Artificial intelligence is already making our devices more personal — from simplifying daily tasks to increasing productivity. Emotion AI (also called affective computing) will take this to new heights by helping our devices understand our moods. That means we can expect smart refrigerators that interpret how we feel (based on what we say, how we slam the door) and then suggest foods to match those feelings. Our cars could even know when we’re angry, based on our driving habits.
Humans use non-verbal cues, such as facial expressions, gestures, and tone of voice, to communicate a range of feelings. Emotion AI goes beyond natural language processing by using computer vision and voice analysis to detect those moods and emotions. Voice of the customer (VoC) programs will leverage emotion AI technology to perform granular and individual sentiment analysis at scale. The result: Our devices will be in tune with us.
Digital giants — including Google, Amazon, Apple, Facebook, Microsoft, Baidu, and Tencent — have been investing in AI techniques that enhance their platforms and ecosystems. We are still at “Level 1” when it comes to conversational services such as Apple’s Siri, Microsoft’s Cortana, and Google Assistant. However, the market is set to reach new levels in the next one to two years.
Nearly 40 percent of smartphone users employ conversational systems on a daily basis, according to a 2017 Gartner survey of online adults in the United States. These services will not only become more intelligent and sophisticated in terms of processing verbal commands and questions, they will also grow to understand emotional states and contexts.
Today, there are a handful of available smartphone apps and connected home devices that can capture a user’s emotions. Additional prototypes and commercial products exist — for example, Emoshape’s connected home hub, Beyond Verbal‘s voice recognition app, and the connected home VPA Hubble. Large technology vendors such as IBM, Google, and Microsoft are investing in this emerging area, as are ambitious startups.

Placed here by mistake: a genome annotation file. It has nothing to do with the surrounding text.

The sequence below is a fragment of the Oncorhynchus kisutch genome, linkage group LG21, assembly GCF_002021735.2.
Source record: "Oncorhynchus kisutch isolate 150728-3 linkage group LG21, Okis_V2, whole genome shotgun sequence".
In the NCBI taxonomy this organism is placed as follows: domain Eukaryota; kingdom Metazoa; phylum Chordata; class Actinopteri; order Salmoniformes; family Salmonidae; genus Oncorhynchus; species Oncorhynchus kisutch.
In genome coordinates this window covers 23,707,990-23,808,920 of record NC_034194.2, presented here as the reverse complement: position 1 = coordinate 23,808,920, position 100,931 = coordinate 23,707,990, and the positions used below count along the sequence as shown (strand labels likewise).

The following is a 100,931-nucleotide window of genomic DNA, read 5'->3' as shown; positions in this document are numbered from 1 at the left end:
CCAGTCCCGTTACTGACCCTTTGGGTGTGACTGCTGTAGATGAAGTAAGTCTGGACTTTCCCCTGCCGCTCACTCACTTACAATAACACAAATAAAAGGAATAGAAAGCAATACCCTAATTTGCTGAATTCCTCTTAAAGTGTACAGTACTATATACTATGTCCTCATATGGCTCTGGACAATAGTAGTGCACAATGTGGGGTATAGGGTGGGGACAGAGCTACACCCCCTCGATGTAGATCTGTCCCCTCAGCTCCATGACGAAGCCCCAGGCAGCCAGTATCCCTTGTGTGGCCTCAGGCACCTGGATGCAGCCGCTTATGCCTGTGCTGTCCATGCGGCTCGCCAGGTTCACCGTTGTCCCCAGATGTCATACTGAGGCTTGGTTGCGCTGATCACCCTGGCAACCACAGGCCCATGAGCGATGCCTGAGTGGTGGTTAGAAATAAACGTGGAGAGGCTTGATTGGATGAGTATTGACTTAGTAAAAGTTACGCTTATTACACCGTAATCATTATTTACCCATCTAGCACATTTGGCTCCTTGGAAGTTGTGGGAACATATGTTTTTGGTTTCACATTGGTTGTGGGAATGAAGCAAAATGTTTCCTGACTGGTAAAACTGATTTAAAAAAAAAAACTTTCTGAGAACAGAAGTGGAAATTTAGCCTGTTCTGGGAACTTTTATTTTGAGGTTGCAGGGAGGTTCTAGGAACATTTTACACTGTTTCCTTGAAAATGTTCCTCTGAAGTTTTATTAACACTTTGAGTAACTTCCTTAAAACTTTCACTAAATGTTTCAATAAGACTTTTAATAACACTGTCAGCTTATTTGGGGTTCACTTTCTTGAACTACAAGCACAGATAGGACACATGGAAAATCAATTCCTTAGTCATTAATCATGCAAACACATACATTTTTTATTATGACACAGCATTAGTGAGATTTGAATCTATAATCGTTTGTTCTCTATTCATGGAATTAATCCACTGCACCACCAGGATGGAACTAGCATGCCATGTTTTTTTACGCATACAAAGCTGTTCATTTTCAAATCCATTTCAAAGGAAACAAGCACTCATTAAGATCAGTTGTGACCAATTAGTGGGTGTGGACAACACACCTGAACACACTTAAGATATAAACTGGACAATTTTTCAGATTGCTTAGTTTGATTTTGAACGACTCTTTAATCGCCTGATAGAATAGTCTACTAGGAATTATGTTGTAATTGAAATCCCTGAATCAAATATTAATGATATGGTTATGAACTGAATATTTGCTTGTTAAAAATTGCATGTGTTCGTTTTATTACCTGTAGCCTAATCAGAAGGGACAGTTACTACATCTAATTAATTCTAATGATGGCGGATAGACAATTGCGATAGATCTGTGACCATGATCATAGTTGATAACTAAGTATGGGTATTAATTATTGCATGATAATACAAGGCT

At this stage, one of the most significant shortcomings of such systems is a lack of contextual information. Adding emotional context by analyzing data points from facial expressions, voice intonation, and behavioral patterns will significantly enhance the user experience.
Wearables and connected cars
In the second wave of development for emotion AI, we will see value brought to many more areas, including educational software, video games, diagnostic software, athletic and health performance, and autonomous cars. Developments are underway in all of these fields, but 2018 will see many products realized and an increased number of new projects.
Beyond smartphones and connected-home devices, wearables and the connected car will collect, analyze, and process users’ emotional data via computer vision, audio, or sensors. The captured behavioral data will allow these devices to adapt or respond to a user’s needs.
Technology vendors, including Affectiva, Eyeris, and Audeering, are working with the automotive OEMs to develop new experiences inside the car that monitor users’ behavior in order to offer assistance, monitor safe-driving behavior, and enhance their ride.
There is also an opportunity for more specialized devices, such as medical wristbands that can anticipate a seizure a few minutes before the actual event, facilitating early response. Special apps developed for diagnostics and therapy may be able to recognize conditions such as depression or help children with autism.
Another important area is the development of anthropomorphic qualities in AI systems — such as personal assistant robots (PARs) that can adapt to different emotional contexts or individuals. A PAR will develop a “personality” as it has more interactions with a specific person, allowing it to better meet the user’s needs. Vendors such as IBM, as well as startups like Emoshape, are developing techniques to lend such anthropomorphic qualities to robotic systems.
VoC will help brands understand their consumers
Beyond enhancing robotics and personal devices, emotion AI can be applied in customer experience initiatives, such as VoC programs. A fleet of vendors already offer sentiment analysis by mining billions of data points on social media platforms and user forums. Some of these programs are limited to distinguishing between positive and negative sentiments while others are more advanced, capable of attributing nuanced emotional states — but so far, only in the aggregate.
We are still at an early stages when it comes to enhancing VoC programs with emotion AI. Technology providers will have to take a consultative approach with their clients — most of whom will be new to the concept of emotion AI. While there are only a few isolated use cases for emotion AI at the moment, we can expect it to eventually offer tools that transform virtually every aspect of our daily lives.
Annette Zimmermann is the research vice president at Gartner, a research and advisory company.